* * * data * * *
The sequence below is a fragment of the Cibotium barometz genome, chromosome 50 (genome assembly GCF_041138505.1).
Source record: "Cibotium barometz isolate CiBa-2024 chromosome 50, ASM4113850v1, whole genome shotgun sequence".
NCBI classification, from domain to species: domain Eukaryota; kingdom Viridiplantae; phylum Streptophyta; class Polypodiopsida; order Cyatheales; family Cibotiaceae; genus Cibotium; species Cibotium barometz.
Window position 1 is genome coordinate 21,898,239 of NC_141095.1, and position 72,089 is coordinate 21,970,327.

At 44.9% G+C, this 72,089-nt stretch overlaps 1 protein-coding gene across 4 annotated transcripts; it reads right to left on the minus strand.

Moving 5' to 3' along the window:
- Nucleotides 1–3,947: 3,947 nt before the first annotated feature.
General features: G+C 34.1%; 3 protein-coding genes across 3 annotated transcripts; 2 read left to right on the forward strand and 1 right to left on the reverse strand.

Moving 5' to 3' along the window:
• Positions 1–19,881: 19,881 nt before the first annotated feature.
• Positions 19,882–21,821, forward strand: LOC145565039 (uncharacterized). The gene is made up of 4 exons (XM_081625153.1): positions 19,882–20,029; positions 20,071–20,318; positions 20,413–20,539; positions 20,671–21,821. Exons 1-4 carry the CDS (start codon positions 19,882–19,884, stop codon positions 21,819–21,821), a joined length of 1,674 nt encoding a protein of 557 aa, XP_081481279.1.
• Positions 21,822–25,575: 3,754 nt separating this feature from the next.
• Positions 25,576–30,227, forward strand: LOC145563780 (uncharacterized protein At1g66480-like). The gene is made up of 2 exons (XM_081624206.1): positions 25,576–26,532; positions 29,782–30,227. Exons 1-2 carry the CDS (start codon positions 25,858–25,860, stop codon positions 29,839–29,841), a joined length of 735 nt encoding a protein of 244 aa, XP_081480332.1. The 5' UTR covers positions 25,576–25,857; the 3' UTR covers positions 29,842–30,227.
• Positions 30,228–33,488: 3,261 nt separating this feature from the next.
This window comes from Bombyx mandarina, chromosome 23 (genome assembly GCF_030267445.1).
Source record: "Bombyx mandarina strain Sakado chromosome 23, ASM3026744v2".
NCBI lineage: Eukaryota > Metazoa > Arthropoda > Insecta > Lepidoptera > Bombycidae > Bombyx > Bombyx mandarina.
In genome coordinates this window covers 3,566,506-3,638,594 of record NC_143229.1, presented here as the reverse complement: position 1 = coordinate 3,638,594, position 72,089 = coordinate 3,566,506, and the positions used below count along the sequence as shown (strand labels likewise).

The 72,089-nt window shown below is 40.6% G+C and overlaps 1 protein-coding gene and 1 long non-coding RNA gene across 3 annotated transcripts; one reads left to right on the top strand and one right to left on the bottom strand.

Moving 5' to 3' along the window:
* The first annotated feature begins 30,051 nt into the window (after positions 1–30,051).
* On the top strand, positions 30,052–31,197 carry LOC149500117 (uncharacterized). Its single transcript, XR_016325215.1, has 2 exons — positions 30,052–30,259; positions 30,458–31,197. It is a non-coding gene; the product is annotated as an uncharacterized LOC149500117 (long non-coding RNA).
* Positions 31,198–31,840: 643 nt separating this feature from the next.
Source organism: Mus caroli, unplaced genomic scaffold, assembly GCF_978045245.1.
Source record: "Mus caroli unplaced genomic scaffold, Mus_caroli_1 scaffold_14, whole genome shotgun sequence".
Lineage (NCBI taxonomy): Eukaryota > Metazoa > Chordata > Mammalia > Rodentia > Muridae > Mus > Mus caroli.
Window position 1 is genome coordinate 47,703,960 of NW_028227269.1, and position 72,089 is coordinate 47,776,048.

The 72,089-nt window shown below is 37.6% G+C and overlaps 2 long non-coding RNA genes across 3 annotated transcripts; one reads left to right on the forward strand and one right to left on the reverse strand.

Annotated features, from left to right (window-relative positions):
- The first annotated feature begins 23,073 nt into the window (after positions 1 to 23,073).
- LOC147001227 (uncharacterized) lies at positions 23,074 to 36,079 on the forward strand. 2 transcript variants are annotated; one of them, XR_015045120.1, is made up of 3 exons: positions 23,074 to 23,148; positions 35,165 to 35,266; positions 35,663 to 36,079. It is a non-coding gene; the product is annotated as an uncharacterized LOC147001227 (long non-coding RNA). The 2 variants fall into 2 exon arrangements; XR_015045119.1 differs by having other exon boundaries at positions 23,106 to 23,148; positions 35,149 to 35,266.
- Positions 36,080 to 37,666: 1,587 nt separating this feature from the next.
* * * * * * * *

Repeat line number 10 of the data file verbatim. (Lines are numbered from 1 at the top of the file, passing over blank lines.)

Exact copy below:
• Positions 1–19,881: 19,881 nt before the first annotated feature.